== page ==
The mindset that can help you land your next job in a data-driven industry
Employer conversations and strategic planning in leading companies around the globe are now geared towards investing time and effort to arm their workforce with the skills of tomorrow.
In an era where employment is high but employability is low, nurturing, training, and upskilling talent is a high priority for most businesses. Employer conversations and strategic planning in leading companies around the globe are now geared towards investing time and effort to arm their workforce with the skills of tomorrow.
Companies are looking for candidates that are highly receptive to learning and adapting to change. It’s safe to say then that the talent pool, too, must be armed with the right frame of mind to get noticed in a competitive marketplace. Applicants must understand that what they know isn’t as important as how soon they can unlearn to relearn. That is the game-changer. And at this point, it would be a good idea to take a step back and re-evaluate your stance with agility before exploring job opportunities in a data-driven industry.
What employers want
The good news is that employers need you. They’re looking for passionate, proactive employees willing to learn the ropes of the business, ready to contribute to the organization’s ongoing success, fitting seamlessly into the company culture while also working constantly to better themselves. This might surprise some of you, but most employers aren’t looking for a perfect role match, nor are they hunting for the next big wunderkind. Instead, they’re scouting for minds with the emotional intelligence to be good team players, along with the ability to join the dots and see the whole picture. And what prospective employees of these companies should think about now is how they can stand out in a crowd of applicants.
Here’s what I think your next employer is looking for. Companies love people who:
● Have a natural curiosity and aptitude for learning
● Do not hesitate to ask incisive questions
● Are courageous enough to unlearn and relearn, fail fast and adapt faster
● Are aware of their skillsets with a clear view of the upskilling journey
And while only being technically proficient doesn’t cut it anymore, and your ability to find solutions to real-world business challenges is the real key to success, employers do prefer some skills over others. In a data-driven industry, it is important to have:
● Strong foundational skills in analytical reasoning, databases, and data frameworks
● The ability to be trilingual with data skills, domain and process skills, and the latest digital technologies
● A deep understanding of the business value of data, the ability to communicate its worth, and the skill to leverage it for the best outcome
● Mastery of at least one programming language with conceptual exposure in statistics and hands-on experience in data pipeline manageability so that you’re able to even switch between languages when needed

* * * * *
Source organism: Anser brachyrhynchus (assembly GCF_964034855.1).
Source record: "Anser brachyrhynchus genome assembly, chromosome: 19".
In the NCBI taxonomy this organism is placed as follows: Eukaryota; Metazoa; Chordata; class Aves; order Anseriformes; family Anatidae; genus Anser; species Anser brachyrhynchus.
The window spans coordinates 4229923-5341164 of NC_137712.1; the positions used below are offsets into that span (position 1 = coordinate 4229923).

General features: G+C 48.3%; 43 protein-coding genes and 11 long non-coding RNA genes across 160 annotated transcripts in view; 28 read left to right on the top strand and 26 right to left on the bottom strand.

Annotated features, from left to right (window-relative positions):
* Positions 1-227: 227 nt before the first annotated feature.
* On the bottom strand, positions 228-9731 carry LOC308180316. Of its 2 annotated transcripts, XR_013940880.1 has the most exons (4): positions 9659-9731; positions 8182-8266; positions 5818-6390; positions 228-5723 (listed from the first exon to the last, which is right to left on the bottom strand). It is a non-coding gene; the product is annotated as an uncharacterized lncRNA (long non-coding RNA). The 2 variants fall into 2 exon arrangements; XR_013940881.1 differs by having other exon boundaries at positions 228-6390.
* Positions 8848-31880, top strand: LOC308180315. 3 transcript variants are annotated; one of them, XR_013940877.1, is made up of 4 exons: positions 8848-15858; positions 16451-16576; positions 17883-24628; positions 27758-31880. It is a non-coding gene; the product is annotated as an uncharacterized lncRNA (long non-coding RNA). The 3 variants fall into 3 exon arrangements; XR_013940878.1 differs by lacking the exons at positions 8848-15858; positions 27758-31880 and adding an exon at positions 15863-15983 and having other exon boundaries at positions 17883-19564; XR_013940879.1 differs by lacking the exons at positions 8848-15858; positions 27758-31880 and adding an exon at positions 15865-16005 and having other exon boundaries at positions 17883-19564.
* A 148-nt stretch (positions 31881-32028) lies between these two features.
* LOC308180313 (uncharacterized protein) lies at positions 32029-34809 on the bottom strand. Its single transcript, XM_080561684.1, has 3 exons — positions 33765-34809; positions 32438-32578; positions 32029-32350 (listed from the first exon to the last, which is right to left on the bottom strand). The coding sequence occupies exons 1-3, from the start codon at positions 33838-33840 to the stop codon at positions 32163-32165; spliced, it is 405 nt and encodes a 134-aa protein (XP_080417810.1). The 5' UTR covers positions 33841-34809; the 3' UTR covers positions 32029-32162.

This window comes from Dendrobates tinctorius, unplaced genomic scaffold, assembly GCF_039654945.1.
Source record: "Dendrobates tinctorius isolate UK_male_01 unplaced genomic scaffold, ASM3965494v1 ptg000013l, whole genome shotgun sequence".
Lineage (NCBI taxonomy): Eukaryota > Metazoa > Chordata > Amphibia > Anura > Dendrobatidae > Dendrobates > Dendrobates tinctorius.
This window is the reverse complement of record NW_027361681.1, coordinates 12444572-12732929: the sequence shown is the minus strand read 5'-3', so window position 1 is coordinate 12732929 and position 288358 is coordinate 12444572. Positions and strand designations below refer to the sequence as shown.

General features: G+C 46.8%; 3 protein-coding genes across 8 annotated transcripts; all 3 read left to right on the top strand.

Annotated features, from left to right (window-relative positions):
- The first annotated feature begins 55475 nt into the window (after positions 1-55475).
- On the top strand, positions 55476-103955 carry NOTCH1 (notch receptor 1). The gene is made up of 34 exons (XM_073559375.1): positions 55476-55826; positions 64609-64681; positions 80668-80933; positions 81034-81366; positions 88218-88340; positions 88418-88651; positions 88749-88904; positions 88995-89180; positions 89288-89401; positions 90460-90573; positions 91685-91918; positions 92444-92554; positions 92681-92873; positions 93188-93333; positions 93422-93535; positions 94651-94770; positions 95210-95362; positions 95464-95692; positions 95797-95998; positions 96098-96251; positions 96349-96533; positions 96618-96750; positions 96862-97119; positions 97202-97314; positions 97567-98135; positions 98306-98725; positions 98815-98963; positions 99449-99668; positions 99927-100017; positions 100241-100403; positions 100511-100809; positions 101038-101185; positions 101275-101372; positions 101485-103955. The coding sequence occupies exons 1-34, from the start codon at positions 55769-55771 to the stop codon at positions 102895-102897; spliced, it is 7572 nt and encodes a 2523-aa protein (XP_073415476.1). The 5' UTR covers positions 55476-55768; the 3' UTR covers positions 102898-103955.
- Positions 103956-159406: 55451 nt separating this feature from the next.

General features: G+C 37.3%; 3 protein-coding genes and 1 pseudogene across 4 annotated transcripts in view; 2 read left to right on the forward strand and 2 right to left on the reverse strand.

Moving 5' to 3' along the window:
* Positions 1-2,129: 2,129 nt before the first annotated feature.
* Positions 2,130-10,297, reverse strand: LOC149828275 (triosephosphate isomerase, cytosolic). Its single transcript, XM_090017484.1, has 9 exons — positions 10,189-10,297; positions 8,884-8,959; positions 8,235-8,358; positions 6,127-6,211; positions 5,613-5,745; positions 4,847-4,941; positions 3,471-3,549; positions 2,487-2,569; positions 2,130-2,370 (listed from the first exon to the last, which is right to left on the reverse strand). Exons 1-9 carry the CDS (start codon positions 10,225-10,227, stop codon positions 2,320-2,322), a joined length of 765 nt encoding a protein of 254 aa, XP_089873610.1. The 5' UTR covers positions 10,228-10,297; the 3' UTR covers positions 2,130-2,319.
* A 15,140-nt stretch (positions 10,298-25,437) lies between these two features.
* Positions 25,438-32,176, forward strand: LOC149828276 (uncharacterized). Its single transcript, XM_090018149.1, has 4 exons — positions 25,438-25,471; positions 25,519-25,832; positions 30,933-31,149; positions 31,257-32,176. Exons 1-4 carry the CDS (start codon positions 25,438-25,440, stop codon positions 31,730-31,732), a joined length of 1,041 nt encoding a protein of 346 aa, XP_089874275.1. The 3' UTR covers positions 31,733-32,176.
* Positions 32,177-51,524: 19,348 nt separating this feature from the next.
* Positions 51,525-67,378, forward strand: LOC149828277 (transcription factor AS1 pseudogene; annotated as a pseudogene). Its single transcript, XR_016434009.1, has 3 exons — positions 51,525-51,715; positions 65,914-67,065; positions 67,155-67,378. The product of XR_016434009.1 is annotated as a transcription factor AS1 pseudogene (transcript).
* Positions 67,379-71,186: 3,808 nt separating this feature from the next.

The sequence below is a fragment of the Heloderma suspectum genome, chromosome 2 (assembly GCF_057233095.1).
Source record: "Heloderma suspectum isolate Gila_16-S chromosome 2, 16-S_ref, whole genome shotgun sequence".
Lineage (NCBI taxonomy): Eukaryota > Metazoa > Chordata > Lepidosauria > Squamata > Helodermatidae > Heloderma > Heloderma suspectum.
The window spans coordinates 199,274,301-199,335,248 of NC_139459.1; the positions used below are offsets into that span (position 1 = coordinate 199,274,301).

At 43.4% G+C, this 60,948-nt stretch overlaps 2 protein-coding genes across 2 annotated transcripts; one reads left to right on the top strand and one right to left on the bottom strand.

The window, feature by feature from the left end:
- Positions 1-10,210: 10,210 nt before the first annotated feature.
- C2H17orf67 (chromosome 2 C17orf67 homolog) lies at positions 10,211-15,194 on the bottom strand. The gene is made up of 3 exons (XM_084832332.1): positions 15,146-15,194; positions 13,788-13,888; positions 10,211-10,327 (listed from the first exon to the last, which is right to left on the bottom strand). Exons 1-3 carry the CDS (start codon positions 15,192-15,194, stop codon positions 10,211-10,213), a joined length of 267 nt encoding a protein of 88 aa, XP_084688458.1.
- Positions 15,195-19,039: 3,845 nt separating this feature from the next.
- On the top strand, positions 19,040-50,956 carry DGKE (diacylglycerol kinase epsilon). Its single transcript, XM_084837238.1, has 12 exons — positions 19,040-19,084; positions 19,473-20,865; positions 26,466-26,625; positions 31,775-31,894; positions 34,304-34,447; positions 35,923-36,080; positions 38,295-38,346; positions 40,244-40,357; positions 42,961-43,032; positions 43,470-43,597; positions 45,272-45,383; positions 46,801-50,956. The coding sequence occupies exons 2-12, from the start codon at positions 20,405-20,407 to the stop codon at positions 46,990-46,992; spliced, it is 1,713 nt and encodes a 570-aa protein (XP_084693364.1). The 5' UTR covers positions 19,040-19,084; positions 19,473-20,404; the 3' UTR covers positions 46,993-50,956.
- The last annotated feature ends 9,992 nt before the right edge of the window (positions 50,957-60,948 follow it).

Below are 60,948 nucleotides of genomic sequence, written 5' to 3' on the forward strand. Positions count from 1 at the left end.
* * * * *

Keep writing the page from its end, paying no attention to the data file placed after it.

● The patience, creativity, and curiosity to build the best solution with robust implementation
The right fit for you
Always remember: an interview is never one-sided. Your next job will not only decide your career trajectory but also be part of your personal life. Compensation is just one part of the puzzle, albeit an important one. I’d urge all prospective candidates to train themselves to identify the unique morse code that each employer sends out before, during, and after an interview. You can develop this skill and get to know your prospective employer well by looking for some key indicators.
First, find out all you can about the company: visit their website, scour their social feeds, talk to existing employees. Maybe even try to gauge social sentiments about the company. While the organization assesses whether you’re the right fit for them, you must also evaluate if the company’s purpose aligns with your worldview. Find out the causes they’re passionate about. Something that goes beyond just the bottom line. Are they helping to build a better world in any way? During the interview process, you should definitely ask them about exciting projects that aim to make a meaningful impact by enabling digital sustainability, for example. Also, remember never to disregard your experience during the interview process; it can really reveal a lot about a company.
Will they also support you in your quest to build a better you? Find out as much as you can about learning opportunities, growth prospects, and scalability possibilities for the role. Ask about how they assess performance in their organization. Educate yourself about their investments in employee learning and upskilling frameworks. Think about whether the position will allow your skills the room to breathe and whether you’ll have the freedom to try new things and make a real difference.
In today’s job market, the biggest thing to keep in mind is that potential employers seek to build a symbiotic relationship that thrives on learning, exploring, and scaling up together. Skill development is a marathon, not a sprint, especially in a data-driven world. And intelligent employers know this well. They aren’t looking to merely tick checkboxes off a resume. They want you to show them the depth of your knowledge and your intention to learn, adapt, and thrive with the company. So go right ahead, and build your own road to the job you deserve.
Disclaimer: The views expressed in the article above are those of the authors' and do not necessarily represent or reflect the views of this publishing house
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